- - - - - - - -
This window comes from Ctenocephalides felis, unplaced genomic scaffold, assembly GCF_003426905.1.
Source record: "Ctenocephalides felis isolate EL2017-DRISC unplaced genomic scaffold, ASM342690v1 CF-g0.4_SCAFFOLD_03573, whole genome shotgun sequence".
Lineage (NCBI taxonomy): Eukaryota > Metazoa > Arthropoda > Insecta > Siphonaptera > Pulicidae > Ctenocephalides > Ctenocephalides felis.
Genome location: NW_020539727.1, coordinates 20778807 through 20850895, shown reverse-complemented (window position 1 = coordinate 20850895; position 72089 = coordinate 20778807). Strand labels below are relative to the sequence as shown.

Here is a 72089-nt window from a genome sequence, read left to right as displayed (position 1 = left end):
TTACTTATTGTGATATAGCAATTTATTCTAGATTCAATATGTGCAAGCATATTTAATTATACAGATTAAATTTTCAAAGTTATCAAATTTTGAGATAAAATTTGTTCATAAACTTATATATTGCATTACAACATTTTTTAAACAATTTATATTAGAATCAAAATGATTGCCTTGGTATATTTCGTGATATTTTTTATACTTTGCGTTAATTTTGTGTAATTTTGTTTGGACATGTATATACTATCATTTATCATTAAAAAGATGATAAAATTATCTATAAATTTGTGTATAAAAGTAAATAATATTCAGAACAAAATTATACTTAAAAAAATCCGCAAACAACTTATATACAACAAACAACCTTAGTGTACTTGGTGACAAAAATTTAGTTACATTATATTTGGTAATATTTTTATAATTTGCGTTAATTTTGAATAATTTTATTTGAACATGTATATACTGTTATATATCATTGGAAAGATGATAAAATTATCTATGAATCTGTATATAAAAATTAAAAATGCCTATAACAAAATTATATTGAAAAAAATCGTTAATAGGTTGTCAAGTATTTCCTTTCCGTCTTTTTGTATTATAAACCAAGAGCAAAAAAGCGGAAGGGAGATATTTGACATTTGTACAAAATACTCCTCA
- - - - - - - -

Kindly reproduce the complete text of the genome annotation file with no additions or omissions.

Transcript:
This window comes from Ctenocephalides felis, unplaced genomic scaffold, assembly GCF_003426905.1.
Source record: "Ctenocephalides felis isolate EL2017-DRISC unplaced genomic scaffold, ASM342690v1 CF-g0.4_SCAFFOLD_03573, whole genome shotgun sequence".
Lineage (NCBI taxonomy): Eukaryota > Metazoa > Arthropoda > Insecta > Siphonaptera > Pulicidae > Ctenocephalides > Ctenocephalides felis.
Genome location: NW_020539727.1, coordinates 20778807 through 20850895, shown reverse-complemented (window position 1 = coordinate 20850895; position 72089 = coordinate 20778807). Strand labels below are relative to the sequence as shown.

Here is a 72089-nt window from a genome sequence, read left to right as displayed (position 1 = left end):
TTACTTATTGTGATATAGCAATTTATTCTAGATTCAATATGTGCAAGCATATTTAATTATACAGATTAAATTTTCAAAGTTATCAAATTTTGAGATAAAATTTGTTCATAAACTTATATATTGCATTACAACATTTTTTAAACAATTTATATTAGAATCAAAATGATTGCCTTGGTATATTTCGTGATATTTTTTATACTTTGCGTTAATTTTGTGTAATTTTGTTTGGACATGTATATACTATCATTTATCATTAAAAAGATGATAAAATTATCTATAAATTTGTGTATAAAAGTAAATAATATTCAGAACAAAATTATACTTAAAAAAATCCGCAAACAACTTATATACAACAAACAACCTTAGTGTACTTGGTGACAAAAATTTAGTTACATTATATTTGGTAATATTTTTATAATTTGCGTTAATTTTGAATAATTTTATTTGAACATGTATATACTGTTATATATCATTGGAAAGATGATAAAATTATCTATGAATCTGTATATAAAAATTAAAAATGCCTATAACAAAATTATATTGAAAAAAATCGTTAATAGGTTGTCAAGTATTTCCTTTCCGTCTTTTTGTATTATAAACCAAGAGCAAAAAAGCGGAAGGGAGATATTTGACATTTGTACAAAATACTCCTCA